The New Jersey solar market hit a new milestone recently when it eclipsed the 1GW mark for total installed solar electric capacity. This is enough solar electricity to power 139,000 homes. New Jersey now ranks third in the nation in solar energy installations, according to a new study, thanks to declining system prices and the strong, consistent support from the state’s policymakers, including its robust net metering policies and the United States’ first Solar Renewable Energy Credit (SREC) program, an innovative market-based incentive for solar generation.

“U.S. Solar Market Insight: Year-in-Review 2012,” released by the Solar Energy Industries Association (SEIA) and GTM Research found that New Jersey was responsible for nearly one-third of the nation’s nonresidential (government, business, and nonprofit) solar installations last year. In total, more than 415MW of solar was added to the state’s power grid in 2012, a 33% increase over 2011 (313MW). New Jersey is the third state in the nation to the hit the 1GW solar mark, after California, and Arizona.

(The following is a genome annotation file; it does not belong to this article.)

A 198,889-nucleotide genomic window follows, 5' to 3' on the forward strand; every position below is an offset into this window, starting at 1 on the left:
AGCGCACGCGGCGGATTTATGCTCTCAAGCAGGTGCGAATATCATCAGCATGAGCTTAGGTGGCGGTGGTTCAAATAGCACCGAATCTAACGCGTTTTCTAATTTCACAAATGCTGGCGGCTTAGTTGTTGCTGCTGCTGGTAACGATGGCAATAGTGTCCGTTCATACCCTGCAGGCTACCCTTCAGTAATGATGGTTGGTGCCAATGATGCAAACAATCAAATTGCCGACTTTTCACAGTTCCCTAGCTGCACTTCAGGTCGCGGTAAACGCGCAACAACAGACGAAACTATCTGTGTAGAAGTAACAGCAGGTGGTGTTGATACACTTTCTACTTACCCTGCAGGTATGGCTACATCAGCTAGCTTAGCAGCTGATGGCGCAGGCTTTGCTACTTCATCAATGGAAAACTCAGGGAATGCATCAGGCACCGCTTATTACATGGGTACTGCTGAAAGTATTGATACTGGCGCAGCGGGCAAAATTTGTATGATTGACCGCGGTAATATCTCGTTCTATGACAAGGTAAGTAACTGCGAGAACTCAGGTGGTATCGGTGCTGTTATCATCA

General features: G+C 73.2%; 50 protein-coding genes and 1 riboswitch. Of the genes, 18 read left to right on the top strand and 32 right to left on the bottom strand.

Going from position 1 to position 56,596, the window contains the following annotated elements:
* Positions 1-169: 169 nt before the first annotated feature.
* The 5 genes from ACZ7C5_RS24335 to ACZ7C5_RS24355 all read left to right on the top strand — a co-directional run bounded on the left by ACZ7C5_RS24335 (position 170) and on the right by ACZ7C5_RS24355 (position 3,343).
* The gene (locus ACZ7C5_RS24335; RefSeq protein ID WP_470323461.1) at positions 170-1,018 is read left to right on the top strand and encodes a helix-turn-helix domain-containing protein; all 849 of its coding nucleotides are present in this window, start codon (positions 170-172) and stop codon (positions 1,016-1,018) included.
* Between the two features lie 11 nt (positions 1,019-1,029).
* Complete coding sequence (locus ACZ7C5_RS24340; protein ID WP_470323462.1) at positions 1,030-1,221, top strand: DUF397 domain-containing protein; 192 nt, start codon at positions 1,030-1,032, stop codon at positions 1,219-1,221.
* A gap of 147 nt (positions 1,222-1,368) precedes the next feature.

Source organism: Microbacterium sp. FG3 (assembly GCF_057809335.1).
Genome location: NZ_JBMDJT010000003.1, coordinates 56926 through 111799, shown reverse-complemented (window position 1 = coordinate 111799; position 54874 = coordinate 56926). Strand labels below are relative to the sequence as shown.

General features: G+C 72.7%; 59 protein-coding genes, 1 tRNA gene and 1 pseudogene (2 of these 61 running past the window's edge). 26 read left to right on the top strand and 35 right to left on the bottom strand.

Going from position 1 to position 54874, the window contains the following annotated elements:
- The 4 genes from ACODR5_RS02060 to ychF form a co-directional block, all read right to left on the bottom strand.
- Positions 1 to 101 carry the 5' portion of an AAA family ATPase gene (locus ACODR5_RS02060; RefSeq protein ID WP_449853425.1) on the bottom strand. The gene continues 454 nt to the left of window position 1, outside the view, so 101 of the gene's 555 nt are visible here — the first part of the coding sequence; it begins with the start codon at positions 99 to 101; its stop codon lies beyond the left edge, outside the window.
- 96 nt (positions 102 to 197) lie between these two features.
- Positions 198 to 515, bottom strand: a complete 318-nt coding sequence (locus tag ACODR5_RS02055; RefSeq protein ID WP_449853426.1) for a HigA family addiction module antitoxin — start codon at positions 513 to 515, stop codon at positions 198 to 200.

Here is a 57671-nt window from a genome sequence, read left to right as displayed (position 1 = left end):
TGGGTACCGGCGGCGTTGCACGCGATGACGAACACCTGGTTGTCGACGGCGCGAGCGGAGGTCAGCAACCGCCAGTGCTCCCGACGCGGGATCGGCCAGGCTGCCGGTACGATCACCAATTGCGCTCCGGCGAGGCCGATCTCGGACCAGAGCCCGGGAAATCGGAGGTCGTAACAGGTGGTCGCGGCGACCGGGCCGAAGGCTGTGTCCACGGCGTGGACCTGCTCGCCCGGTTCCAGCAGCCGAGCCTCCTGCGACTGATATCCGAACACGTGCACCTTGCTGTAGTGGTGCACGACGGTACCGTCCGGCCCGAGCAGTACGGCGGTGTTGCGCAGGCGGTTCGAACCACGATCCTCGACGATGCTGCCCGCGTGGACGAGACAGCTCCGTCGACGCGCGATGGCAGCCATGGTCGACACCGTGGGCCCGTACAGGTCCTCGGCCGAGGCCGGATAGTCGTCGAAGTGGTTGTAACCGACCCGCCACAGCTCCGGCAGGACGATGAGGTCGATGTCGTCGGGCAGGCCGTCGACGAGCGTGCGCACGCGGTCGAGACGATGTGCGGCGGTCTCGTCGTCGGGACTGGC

New Jersey’s robust net metering laws combined with its solar requirement are the main drivers behind its successful solar market. Add to this the continued dramatic declines in the installed cost of photovoltaics (PV), and New Jersey’s solar industry is providing both in-state jobs — on the order of more than 5,700 — and much needed in-state electricity generation.

“New Jersey policymakers and regulators have consistently been at the forefront, driving the state’s solar market,” said Carrie Hitt, senior VP of state affairs for the SEIA. “Although the New Jersey solar market has seen volatility, we are confident that New Jersey will continue to be a leader, both in innovating policy mechanisms to grow the industry and in installing solar to power homes and businesses.”

Solar is the fastest-growing energy source in the United States. The Solar Market Insight annual edition shows the U.S. installed 3,313MW of solar PV in 2012, a record for the industry.

Due in large part to the falling cost of solar for consumers, the market size of the U.S. solar industry grew 34% from $8.6 billion in 2011 to $11.5 billion in 2012 — not counting billions of dollars in other economic benefits across states and communities. At of the end of 2012, there were 7,221MW of PV and 546MW of concentrating solar power (CSP) online in the U.S. — enough to power 1.2 million homes.